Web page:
Sunday, September 27, 2009

a stubborn stone

this was taken on our cross-country trip in 2007. i think it is called haystack rock, on the beautiful oregon coast. we ate a delicious fish and chips dinner and enjoyed the pub's own brew while watching the sunset.

there's something about that rock, as i look at it right now, that looks to me like a thought, looming large in the landscape of the mind. it's a difficult thought, one that the waves crash against over and over again, with little change. i'm not sure what one can do with such a thought, except maybe to accept it.

Wednesday, September 23, 2009


from the archives

in 2007, adam & i drove cross country together. i never got any prints from that trip, partly because when i looked at the images, i felt that these pictures couldn't really compare to the memories of the trip anyway. during the 23 day experience, we aquired a huge collection of anecdotes, and formed our own shared history, a library of strange and fun stories to draw from.

before the trip, we had dated for about 4 months. after the trip, the volume of our shared experience had become much larger. somehow, the fact that we didn't drive each other crazy, that we survived the adventure together, gave our relationship weight and solidity. i guess that's what they mean when they talk about a "make or break" situation.

this picture i'm guessing was taken from the car window somewhere in south dakota.

about a year later, just after we were married, the computer that had these files on it died, and it wasn't until a year after that that i managed to get someone to retrieve all our files off of it. now i'm revisiting them and appreciating them, after a long separation.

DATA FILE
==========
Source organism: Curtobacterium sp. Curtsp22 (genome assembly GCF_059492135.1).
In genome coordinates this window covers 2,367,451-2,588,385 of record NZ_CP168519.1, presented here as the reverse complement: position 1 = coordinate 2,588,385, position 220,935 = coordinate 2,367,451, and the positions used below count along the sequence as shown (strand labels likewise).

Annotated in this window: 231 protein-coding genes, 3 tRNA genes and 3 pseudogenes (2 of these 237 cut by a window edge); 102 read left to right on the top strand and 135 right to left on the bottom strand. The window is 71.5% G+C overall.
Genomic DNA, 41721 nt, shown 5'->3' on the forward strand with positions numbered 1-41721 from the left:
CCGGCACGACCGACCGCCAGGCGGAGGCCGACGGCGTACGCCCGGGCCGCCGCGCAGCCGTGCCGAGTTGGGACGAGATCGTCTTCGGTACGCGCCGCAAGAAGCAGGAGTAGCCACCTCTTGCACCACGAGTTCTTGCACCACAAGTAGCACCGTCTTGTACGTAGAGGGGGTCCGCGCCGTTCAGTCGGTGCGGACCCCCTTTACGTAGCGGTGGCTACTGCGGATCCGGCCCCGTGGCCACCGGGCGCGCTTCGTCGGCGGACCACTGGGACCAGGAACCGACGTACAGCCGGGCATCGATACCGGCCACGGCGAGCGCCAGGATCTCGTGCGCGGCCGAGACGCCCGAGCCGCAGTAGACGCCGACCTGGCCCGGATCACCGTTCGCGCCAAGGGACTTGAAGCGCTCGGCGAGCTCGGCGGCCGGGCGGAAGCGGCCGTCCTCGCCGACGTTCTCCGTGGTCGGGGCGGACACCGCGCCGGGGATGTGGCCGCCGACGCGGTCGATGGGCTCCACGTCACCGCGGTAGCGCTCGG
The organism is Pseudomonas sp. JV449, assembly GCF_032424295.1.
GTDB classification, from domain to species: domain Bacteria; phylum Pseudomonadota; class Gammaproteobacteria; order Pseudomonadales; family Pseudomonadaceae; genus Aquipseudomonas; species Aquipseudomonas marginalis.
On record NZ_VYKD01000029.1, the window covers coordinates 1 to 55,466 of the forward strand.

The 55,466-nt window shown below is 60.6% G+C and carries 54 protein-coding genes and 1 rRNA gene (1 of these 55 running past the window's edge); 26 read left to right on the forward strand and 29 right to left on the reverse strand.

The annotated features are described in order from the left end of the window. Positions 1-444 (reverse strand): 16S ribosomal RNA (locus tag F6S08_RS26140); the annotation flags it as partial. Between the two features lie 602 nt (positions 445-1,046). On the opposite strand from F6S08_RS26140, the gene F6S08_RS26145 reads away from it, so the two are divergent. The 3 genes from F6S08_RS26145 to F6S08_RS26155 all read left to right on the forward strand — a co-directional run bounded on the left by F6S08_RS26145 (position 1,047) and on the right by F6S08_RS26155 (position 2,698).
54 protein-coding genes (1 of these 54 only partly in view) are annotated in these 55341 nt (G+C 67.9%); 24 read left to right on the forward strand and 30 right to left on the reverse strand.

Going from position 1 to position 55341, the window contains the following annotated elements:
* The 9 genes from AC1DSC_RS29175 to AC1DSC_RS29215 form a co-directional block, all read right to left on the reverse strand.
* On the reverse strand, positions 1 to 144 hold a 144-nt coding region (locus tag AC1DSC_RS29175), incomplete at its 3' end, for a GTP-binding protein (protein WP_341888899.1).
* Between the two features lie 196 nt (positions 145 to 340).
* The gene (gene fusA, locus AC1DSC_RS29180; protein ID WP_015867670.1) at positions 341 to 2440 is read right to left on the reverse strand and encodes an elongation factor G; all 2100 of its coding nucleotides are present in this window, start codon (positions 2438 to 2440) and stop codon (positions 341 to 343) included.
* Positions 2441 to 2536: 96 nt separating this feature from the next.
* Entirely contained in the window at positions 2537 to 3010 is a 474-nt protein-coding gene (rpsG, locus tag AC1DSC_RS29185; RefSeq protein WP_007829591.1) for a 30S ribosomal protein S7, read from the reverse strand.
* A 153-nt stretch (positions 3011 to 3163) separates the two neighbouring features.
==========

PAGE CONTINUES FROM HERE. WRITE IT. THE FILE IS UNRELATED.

maybe i'll post a few more in the next few days.


I saw this in a shop recently. I think we already do many of these things and they make our lives richer.

Monday, September 14, 2009


Sometimes I think of this blog as a scrapbook, and I like take a page and glue related scraps that I come across in life. Tonight's page is themed Joy.

I picked up Rolling Stone magazine the other day, because it had a picture of Stephen Colbert on the cover looking humorously like a homeless guy.

(I didn't notice until just now that the article is titled "The Joy of Stephen Colbert".)

Anyway somewhere in the interview he says that he calls his show "the joy machine". And he also says that if there is joy, God must be present. It's an interesting position for a practicing Roman Catholic whose irreverent humor will go just about anywhere.

But when I read what he said about joy (I wish I'd copied the actual quote), I realized that I believed him, that somehow God is present in his show. There is something really profound, more than just silly, in his grin.


The morning after I read that article, Adam was playing some music on the computer, which it turns out was from a new Phish album, "JOY".


Later that morning I read the following in Anna Deavere Smith's book, "Letters to a Young Artist":

I think that tapping into the sheer joy of whatever it is that you do--that is, when I go onstage, when you enter the studio to paint, when your cousin goes to a ballet class--the sheer joy is what liberates us, opens the senses, the heart, the arteries, so that we feel that strong will to communicate that is greater than any chains we may have.


There is something deep and strong and pure in real joy. C. S. Lewis wrote about this elusive experience that was a strange blend of longing and bliss. He wrote:

"The very nature of Joy makes nonsense of our common distinction between having and wanting."
--Surprised by Joy

"All joy...emphasizes our pilgrim status; always reminds, beckons, awakens desire. Our best havings are wantings."
--from an unknown letter

"Joy is the serious business of Heaven."
--Letters to Malcolm

It seems to me that following one's bliss (advice from Joseph Campbell) or joy isn't really about a life of self-indulgence.

Reflecting on this seems to be teaching me about being truthful with myself and my nature, stripping away unnecessary activities, and sincerely following what I was created to be.

Almost like searching to find a clear cold stream in a forest, then following it to the source.